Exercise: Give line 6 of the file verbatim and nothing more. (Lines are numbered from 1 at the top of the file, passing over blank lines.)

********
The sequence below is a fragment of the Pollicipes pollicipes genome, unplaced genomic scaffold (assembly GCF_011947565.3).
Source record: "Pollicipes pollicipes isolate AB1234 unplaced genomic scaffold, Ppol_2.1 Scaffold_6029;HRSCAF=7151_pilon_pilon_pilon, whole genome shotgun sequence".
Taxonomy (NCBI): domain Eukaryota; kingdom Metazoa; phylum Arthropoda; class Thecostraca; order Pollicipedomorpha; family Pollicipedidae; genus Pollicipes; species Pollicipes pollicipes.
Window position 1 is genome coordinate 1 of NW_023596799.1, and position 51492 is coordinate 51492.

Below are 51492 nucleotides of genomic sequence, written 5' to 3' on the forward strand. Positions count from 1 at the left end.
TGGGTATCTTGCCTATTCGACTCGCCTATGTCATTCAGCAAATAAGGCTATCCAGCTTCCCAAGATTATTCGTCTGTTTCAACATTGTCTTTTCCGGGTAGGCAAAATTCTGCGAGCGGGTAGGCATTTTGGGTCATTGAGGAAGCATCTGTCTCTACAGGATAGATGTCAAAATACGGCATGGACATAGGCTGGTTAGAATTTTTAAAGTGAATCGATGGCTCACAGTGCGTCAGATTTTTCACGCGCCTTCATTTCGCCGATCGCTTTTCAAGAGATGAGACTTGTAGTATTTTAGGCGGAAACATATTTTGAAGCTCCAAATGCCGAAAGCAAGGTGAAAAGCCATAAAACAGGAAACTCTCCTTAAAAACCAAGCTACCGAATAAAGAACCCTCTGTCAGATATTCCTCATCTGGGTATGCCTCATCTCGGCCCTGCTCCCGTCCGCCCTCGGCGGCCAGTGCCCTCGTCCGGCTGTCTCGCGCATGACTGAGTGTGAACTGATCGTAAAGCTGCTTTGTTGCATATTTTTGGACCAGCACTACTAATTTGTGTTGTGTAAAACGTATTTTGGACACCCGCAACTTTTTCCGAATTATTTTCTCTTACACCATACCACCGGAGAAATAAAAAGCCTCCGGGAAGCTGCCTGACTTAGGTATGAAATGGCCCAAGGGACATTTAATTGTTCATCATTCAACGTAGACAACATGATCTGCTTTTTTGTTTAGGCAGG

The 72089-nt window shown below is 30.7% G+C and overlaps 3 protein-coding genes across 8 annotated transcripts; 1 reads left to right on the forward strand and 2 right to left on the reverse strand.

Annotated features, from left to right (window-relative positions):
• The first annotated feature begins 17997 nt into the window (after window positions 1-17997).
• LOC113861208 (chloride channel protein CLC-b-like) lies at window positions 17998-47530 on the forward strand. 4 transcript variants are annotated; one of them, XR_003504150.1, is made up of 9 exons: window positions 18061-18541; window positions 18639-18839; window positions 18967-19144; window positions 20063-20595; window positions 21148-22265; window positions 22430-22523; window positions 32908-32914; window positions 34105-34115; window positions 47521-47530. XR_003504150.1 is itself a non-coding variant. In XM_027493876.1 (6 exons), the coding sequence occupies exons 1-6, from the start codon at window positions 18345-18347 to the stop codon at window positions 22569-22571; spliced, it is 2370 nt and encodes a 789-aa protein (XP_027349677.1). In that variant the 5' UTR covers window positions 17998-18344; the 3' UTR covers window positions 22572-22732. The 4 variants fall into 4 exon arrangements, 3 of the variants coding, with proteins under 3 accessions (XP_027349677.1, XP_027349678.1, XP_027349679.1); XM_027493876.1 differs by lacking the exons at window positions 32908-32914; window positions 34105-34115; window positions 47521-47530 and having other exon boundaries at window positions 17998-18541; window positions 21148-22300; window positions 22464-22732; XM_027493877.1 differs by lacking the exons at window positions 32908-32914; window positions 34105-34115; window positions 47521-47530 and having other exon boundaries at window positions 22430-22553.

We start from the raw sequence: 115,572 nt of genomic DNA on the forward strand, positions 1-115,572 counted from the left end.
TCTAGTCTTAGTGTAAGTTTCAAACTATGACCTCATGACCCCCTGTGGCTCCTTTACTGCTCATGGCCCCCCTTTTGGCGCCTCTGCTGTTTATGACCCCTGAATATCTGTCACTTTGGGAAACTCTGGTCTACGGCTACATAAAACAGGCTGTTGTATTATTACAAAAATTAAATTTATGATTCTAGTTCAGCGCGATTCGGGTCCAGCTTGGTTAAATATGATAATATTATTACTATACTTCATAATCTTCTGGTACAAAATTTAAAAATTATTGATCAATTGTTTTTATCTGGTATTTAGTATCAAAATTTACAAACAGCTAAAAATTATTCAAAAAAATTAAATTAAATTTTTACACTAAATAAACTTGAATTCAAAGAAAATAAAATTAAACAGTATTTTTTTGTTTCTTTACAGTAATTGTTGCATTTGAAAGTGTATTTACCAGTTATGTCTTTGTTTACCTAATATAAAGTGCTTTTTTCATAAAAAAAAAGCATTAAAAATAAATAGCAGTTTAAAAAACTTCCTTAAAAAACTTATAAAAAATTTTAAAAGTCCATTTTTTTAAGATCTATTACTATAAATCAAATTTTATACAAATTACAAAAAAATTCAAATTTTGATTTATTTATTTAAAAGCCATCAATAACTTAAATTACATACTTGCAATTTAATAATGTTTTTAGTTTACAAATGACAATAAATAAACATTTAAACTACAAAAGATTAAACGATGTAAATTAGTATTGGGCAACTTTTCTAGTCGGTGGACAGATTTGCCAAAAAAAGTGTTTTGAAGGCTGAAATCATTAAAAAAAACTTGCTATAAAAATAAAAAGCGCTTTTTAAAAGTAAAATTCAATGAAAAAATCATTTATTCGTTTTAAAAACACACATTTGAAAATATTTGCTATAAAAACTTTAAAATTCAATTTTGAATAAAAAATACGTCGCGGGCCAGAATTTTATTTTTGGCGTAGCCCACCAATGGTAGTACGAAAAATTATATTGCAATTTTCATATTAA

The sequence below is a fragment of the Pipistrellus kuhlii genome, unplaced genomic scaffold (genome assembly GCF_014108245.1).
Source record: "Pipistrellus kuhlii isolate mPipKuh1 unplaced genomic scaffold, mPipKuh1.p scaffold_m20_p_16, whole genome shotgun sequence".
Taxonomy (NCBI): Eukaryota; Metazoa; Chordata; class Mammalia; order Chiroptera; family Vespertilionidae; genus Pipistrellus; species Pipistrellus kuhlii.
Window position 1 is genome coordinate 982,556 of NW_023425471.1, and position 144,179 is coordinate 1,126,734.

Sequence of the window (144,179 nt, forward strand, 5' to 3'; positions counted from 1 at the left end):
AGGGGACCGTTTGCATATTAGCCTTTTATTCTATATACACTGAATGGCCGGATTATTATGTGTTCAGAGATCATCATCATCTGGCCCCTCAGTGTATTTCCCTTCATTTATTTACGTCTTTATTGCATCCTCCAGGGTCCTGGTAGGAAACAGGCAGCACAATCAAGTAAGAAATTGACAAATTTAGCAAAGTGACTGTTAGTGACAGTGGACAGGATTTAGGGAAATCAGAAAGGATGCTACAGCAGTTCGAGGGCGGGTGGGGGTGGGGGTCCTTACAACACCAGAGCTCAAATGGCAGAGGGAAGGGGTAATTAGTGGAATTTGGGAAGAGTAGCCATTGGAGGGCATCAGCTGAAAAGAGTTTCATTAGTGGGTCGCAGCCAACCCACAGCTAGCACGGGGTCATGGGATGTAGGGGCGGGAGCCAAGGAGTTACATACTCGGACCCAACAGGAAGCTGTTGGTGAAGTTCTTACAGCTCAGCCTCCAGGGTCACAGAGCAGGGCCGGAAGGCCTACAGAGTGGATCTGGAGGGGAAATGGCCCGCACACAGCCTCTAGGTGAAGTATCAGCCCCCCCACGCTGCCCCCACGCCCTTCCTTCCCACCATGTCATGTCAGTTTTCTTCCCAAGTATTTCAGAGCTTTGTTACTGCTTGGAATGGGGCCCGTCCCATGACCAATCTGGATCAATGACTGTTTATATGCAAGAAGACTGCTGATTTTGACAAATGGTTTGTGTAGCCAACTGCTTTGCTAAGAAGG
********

TGGGTATCTTGCCTATTCGACTCGCCTATGTCATTCAGCAAATAAGGCTATCCAGCTTCCCAAGATTATTCGTCTGTTTCAACATTGTCTTTTCCGGGTAGGCAAAATTCTGCGAGCGGGTAGGCATTTTGGGTCATTGAGGAAGCATCTGTCTCTACAGGATAGATGTCAAAATACGGCATGGACATAGGCTGGTTAGAATTTTTAAAGTGAATCGATGGCTCACAGTGCGTCAGATTTTTCACGCGCCTTCATTTCGCCGATCGCTTTTCAAGAGATGAGACTTGTAGTATTTTAGGCGGAAACATATTTTGAAGCTCCAAATGCCGAAAGCAAGGTGAAAAGCCATAAAACAGGAAACTCTCCTTAAAAACCAAGCTACCGAATAAAGAACCCTCTGTCAGATATTCCTCATCTGGGTATGCCTCATCTCGGCCCTGCTCCCGTCCGCCCTCGGCGGCCAGTGCCCTCGTCCGGCTGTCTCGCGCATGACTGAGTGTGAACTGATCGTAAAGCTGCTTTGTTGCATATTTTTGGACCAGCACTACTAATTTGTGTTGTGTAAAACGTATTTTGGACACCCGCAACTTTTTCCGAATTATTTTCTCTTACACCATACCACCGGAGAAATAAAAAGCCTCCGGGAAGCTGCCTGACTTAGGTATGAAATGGCCCAAGGGACATTTAATTGTTCATCATTCAACGTAGACAACATGATCTGCTTTTTTGTTTAGGCAGG